By Rosalind Coward
Booklet by way of Coward, Rosalind, Ellis, John
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Additional info for Language and Materialism: Development in Semiology and the Theory of the Subject
Maria Volynsky of Temple University, Philadelphia, reports an occasion where a bilingual Russian–English speaker used the Russian verb иметь /imet’/ ‘have’ in the following context: (16) moya mama imela menya v 17 let my mother had me at seventeen English, of course, allows several readings of ‘having someone’, one of which includes the meaning of sexual intercourse. In (16), the context sufficiently disambiguates the utterance towards the interpretation ‘give birth to’. In Russian, however, this is not the case, and Volynsky remembers being rather shocked by this utterance until the misunderstanding was cleared up.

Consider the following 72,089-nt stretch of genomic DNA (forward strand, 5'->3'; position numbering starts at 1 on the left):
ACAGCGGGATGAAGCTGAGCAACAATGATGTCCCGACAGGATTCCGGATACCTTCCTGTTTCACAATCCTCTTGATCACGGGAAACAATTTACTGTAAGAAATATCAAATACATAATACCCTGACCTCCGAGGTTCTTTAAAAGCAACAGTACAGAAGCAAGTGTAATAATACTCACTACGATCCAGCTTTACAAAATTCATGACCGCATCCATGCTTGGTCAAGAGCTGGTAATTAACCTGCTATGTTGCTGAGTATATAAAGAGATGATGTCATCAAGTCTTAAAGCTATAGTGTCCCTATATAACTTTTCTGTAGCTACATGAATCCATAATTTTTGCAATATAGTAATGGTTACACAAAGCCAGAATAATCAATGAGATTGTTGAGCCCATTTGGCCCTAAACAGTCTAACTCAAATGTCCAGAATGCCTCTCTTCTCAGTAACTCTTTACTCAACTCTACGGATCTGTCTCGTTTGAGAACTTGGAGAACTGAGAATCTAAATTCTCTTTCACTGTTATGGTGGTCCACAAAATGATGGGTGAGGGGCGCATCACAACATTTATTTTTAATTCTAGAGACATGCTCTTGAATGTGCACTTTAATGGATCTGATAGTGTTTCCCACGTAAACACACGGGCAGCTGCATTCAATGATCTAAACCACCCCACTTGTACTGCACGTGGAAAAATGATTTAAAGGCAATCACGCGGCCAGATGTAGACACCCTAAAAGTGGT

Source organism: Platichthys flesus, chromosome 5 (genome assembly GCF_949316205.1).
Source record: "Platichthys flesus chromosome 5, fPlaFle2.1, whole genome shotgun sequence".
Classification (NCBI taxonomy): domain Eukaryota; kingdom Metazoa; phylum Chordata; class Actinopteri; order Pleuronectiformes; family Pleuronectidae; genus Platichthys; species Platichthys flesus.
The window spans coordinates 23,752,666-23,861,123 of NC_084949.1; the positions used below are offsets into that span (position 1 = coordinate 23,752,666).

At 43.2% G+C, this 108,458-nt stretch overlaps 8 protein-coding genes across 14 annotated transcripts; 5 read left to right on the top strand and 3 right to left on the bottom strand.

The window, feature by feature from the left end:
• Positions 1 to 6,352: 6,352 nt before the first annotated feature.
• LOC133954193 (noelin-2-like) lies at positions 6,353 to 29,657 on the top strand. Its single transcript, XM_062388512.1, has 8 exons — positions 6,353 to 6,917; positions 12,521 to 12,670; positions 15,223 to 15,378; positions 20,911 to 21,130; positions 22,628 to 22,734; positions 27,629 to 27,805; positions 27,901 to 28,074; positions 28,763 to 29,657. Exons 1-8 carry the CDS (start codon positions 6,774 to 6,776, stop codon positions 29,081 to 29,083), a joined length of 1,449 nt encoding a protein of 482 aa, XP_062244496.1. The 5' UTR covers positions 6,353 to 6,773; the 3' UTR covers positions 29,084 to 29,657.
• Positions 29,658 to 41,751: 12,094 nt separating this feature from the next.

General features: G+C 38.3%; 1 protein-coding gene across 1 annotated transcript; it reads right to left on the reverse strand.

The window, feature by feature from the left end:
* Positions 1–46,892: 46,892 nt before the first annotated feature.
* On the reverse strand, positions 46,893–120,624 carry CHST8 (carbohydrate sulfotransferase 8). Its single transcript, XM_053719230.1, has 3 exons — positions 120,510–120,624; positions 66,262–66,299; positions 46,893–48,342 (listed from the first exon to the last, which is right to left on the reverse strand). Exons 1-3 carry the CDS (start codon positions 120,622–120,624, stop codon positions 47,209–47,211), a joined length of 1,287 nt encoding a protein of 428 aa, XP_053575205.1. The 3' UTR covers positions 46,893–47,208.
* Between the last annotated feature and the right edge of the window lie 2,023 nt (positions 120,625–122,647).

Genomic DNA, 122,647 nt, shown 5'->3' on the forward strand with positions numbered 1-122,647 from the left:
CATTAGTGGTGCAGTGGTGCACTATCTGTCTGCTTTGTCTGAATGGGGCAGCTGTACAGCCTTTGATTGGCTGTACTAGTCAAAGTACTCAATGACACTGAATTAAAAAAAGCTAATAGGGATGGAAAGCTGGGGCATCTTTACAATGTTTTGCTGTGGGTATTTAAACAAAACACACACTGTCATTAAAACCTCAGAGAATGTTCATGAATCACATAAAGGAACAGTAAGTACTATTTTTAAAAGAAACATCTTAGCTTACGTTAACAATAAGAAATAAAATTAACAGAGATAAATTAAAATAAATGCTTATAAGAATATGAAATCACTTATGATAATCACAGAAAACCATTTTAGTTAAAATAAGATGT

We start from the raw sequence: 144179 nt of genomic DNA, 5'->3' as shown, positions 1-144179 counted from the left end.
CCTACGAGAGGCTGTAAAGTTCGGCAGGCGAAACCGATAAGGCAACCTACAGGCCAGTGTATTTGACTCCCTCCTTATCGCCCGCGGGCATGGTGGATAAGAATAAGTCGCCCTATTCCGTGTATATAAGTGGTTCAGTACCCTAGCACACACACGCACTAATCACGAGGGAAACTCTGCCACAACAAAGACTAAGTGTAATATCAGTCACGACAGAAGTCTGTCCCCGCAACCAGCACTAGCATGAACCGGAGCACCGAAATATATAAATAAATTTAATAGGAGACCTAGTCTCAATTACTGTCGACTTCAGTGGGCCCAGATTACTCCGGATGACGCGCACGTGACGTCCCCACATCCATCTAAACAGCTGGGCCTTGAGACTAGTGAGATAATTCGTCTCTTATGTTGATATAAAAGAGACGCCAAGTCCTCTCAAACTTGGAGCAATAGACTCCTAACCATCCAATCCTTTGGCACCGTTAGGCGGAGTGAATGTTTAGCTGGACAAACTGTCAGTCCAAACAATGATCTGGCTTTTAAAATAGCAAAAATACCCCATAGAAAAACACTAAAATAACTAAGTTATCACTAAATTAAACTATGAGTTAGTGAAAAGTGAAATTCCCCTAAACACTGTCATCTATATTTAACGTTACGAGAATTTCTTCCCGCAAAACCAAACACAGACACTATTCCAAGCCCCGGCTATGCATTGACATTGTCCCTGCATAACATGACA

G. words that mean (nearly) the same or sound (nearly) the same in both their language systems. When the speaker wants to retrieve a word from memory, similar items will compete with each other, and sometimes an item from the non-selected language is stronger (perhaps because it has been used more often, or more recently). This item may then interfere with the access to the corresponding item in the target language, leading to one or the other of the interference processes described above. However, in the process of language attrition there may also be changes which do not originate in the second language.
They can occur either on an ad hoc or on a structural basis – in other words, they may be used on only one occasion, or be fully integrated as synonyms or replacements for their corresponding L1 terms. The reasons for such borrowings can vary – the L2 items may have acquired a slightly different and more accurate meaning for a particular speaker; they may refer to a phenomenon which is different in the country of emigration due to social or geographical circumstances; or the L1 term may have remained frozen at the level of development which had obtained at the moment of migration.
Language and Materialism: Development in Semiology and the Theory of the Subject by Rosalind Coward